The police lack of logic, apparently accepted by the jury, is unfathomable…as is how the winch handle and rope touching by Ms Neill-Fraser was one of the circumstances that led to her conviction. There is a “reasonable” possibility that the evidence should not have been admitted because of its illogicality.
From the outset of the myopic police investigation, If an interpretation could be made against Ms Neill-Fraser, it was. Where it was possible to interpret a nuance in her favour, it was ignored, glossed over, or gone around.
Many Tasmanians believe there should be a public inquiry by an interstate judge into the handling of the police investigation, and the trial and appeal hearing, in the Yacht No Body case.
The entire unsatisfactory saga needs fresh air blown through it, and transparency visited upon it.
The Giddings government may be headed for defeat on 15 March. It should do the right thing and initiate an inquiry into the case. Most of the jurisprudence fiasco occurred on Lara Giddings’ watch: she was Attorney-General and Minister for Justice for most of it, then Premier for the CCA findings.
Tasmanian justice deserves an inquiry, for the good of the state equally as much as for Ms Neill-Fraser.
Background: Five-year anniversary, Australia Day 2014
Sue Neill-Fraser is serving 23 years in Risdon Prison for allegedly killing her husband Bob Chappell on Australia Day 2009 on the yacht they owned, Four Winds, moored at Sandy Bay. She continues to vehemently deny the charge. Civil Liberties Australia believes she is innocent.
Bob Chappell disappeared overnight on the evening of Australia Day.
There was – and is to this day – no body. There was no clear proof of murder: drowning was a possibility the judge ruled, and drownings can be accidental. There was no eyewitness. There was no weapon…except one invented by the prosecutor in an imaginary scenario presented to the court. There was no proven “death” blood found, just a few drops, seemingly not enough to back the claim that Chappell was hit on the head with the DPP’s imagined wrench, more than once.
The police investigation was so tunneled it might have provided a new way of crossing the Derwent.
In the recent December 2013 case, Smart v Tasmania, the Court of Criminal Appeal decided that Smart should be acquitted because there was a “reasonable” possibility that a prosecutor’s false claim in court could have influenced the jury’s decision to convict. His 21-year murder conviction was overturned (though he is likely to face trial on another serious charge).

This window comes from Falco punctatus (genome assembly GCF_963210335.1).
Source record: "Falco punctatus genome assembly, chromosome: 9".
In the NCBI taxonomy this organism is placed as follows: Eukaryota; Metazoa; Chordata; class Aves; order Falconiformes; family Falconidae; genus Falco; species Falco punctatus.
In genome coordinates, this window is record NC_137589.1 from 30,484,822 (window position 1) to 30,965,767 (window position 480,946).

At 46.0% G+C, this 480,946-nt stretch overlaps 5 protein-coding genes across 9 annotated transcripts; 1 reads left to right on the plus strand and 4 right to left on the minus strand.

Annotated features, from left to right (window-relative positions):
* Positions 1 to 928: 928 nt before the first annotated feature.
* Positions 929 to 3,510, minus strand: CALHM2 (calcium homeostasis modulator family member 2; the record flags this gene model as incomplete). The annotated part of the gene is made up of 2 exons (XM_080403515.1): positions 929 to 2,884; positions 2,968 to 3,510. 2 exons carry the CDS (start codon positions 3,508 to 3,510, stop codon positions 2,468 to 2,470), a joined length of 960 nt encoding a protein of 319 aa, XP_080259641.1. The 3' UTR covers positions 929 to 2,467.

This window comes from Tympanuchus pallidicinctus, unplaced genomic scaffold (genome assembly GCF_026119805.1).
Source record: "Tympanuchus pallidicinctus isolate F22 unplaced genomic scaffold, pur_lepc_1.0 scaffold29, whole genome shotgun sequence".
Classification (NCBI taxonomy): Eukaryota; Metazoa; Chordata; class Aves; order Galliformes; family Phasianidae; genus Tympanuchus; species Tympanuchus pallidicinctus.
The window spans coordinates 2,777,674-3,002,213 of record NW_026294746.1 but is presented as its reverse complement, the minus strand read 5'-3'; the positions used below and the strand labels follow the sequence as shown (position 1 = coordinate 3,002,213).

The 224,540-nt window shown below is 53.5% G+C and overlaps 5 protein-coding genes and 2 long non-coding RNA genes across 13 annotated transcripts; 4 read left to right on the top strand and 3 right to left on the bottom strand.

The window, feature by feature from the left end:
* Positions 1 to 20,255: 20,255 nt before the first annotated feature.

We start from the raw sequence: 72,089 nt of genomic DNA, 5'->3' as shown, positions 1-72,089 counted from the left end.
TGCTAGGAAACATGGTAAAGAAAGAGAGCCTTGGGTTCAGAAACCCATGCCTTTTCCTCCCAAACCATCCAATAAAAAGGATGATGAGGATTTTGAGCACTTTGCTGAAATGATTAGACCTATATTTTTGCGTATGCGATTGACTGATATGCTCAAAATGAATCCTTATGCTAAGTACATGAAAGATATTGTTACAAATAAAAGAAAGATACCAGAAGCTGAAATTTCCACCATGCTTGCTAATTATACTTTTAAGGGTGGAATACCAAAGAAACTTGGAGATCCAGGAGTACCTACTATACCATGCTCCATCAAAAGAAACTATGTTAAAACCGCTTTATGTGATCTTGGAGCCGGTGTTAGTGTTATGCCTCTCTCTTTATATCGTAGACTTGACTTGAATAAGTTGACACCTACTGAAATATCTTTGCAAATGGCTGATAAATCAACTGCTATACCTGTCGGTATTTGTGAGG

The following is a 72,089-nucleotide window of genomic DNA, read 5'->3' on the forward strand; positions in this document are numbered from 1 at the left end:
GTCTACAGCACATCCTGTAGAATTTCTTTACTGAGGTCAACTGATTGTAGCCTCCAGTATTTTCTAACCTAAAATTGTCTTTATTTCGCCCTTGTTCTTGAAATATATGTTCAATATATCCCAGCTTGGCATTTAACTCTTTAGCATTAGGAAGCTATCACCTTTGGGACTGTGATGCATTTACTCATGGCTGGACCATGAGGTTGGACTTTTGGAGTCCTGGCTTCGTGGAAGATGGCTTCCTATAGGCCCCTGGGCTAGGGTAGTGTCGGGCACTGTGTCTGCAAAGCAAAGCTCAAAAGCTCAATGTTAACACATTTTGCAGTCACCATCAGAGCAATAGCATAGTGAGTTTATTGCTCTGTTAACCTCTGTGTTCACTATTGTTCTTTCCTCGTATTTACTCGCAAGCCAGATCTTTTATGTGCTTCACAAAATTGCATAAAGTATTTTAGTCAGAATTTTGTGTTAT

Almost certainly Neill-Fraser’s appeal would be decided differently today under the “reasonable” test. She may by now have had a retrial, and been acquitted, instead of chalking up nearly four and half years in prison so far. She has served longer than Lindy Chamberlain did for the dingo-took-my-baby case 30 years ago. Like in the Lindy case, many senior legal practitioners throughout Australia believe there are serious flaws in the Yacht No Body case.
An irony is that the recent decision to create a new Tasmanian standard in terms of correcting mistakes by prosecutors was made in December by a three-person CCA panel which included now Chief Justice Alan Blow.
Blow was the plain judge, not then chief justice of the state, who presided over the original Neill-Fraser trial. He would presumably have been responsible for instructing the original jury that DPP Ellis’s claim about her DNA being on a latex glove was false if, as the person managing the fairness of the trial, he had been alert to the error.
(* NOTE: Mr Ellis is suspended from his role as DPP on full entitlements. He is facing a charge of causing death by negligent driving: he denies the charge. A magistrate’s hearing is set for March 2014. The case involves the death of a woman in a collision in March 2013. It is alleged Mr Ellis was the driver of a car which allegedly crossed to the wrong side of the Midland Highway and ran head on into a car driven by Natalia Pearn, 27).
Neill-Fraser case: http://www.austlii.edu.au/au/cases/tas/TASCCA/2012/2.html